Danedri Thompson
School officials will make an application to the Kansas State Board of Tax Appeals (BOTA) requesting the authority to increase local school taxes due to extraordinary growth.
A unanimous board agreed to make the request during an April 13 board meeting.
School business director Jeremy McFadden said the extraordinary growth funding, or EGF, is similar to local option budget (LOB) funding. In January, USD 231 voted to allow the school board the authority to increase local property taxes by up to 33 percent of the district’s budget. With BOTA approval, USD 231 would be able to increase taxes to raise up to an additional $1.5 million for the next few years.
McFadden explained that the increased authority would allow school officials to guarantee funding it would have received due to growth under the old school finance formula.
Legislators approved and Gov. Sam Brownback recently signed a bill eliminating the school finance formula, which funded schools per weighted pupil. Districts received added student population counts based on things like how far students were bussed to schools and the number of students on school lunches.
Under a new proposal, school districts will be funded with block grants at 2014 levels for two years.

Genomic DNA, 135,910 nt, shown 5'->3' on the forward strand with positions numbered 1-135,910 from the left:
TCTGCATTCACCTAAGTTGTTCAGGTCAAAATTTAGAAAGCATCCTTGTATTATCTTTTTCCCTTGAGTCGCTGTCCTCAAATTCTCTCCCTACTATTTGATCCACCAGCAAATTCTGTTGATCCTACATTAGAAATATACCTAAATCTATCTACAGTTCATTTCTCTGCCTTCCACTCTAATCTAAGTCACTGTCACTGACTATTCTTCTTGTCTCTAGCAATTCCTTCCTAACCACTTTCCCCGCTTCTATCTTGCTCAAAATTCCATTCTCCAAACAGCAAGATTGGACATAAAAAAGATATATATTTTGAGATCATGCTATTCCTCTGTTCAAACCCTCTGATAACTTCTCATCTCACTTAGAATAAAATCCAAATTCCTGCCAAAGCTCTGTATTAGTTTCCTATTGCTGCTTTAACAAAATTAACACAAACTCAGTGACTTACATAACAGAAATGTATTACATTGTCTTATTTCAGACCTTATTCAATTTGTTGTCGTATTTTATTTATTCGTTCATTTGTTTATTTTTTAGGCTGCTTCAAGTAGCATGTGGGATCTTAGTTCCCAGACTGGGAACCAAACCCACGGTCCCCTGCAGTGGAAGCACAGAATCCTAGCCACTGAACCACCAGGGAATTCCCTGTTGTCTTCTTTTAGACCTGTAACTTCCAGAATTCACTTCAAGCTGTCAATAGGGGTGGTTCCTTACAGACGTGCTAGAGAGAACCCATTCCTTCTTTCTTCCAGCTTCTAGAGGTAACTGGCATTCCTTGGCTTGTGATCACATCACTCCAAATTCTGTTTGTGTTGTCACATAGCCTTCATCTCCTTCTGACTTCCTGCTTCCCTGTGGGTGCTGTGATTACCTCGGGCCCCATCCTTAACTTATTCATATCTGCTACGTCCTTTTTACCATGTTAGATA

“To summarize, it’s take our funding that the school district receives in the 2014-2015 school year, and essentially freezes it for the next few years,” McFadden told board members. “…All the elements that went into the school finance formula are frozen.”
McFadden said the district will likely see 120-180 new students every year for the next few years. The block grant funding will not take into account added students. Because the block grants will not take into account added students, it will likely cost USD 231 $1.5 million in additional funding.
“It doesn’t take long for our district to understand that that is not the best model to sustain our district,” McFadden said.
The LOB authority voters recently approved is a permanent taxing authority. The BOTA extraordinary growth taxing authority would sunset.
McFadden said it would affect the mill levy, or local tax rate, by as much a 6 mills. That would translate into annual approximate $113 tax increase for the owner of a $165,000 home.
However, McFadden said school officials would potentially try to offset that tax increase by lowering mill rates in other parts of the budget.
“Our recent efforts to bring down our tax rate – that is our goal to keep it at that level,” McFadden said.
Property values have increased the last few years, which may also help offset the need to use the additional taxing authority.
McFadden said the board doesn’t have use the authority, though.
“I think it’s appropriate for the board to have the tools to take care of current needs,” he said.
Board member Brad Chandler agreed. He said the taxing authority would be more of a cushion or a reserve to be used only if needed.
“We don’t need to reach into every pocket,” Chandler said. “But we need to make sure that we don’t need to fire teachers… this is a good way to set us up to be ready or be potentially ready.”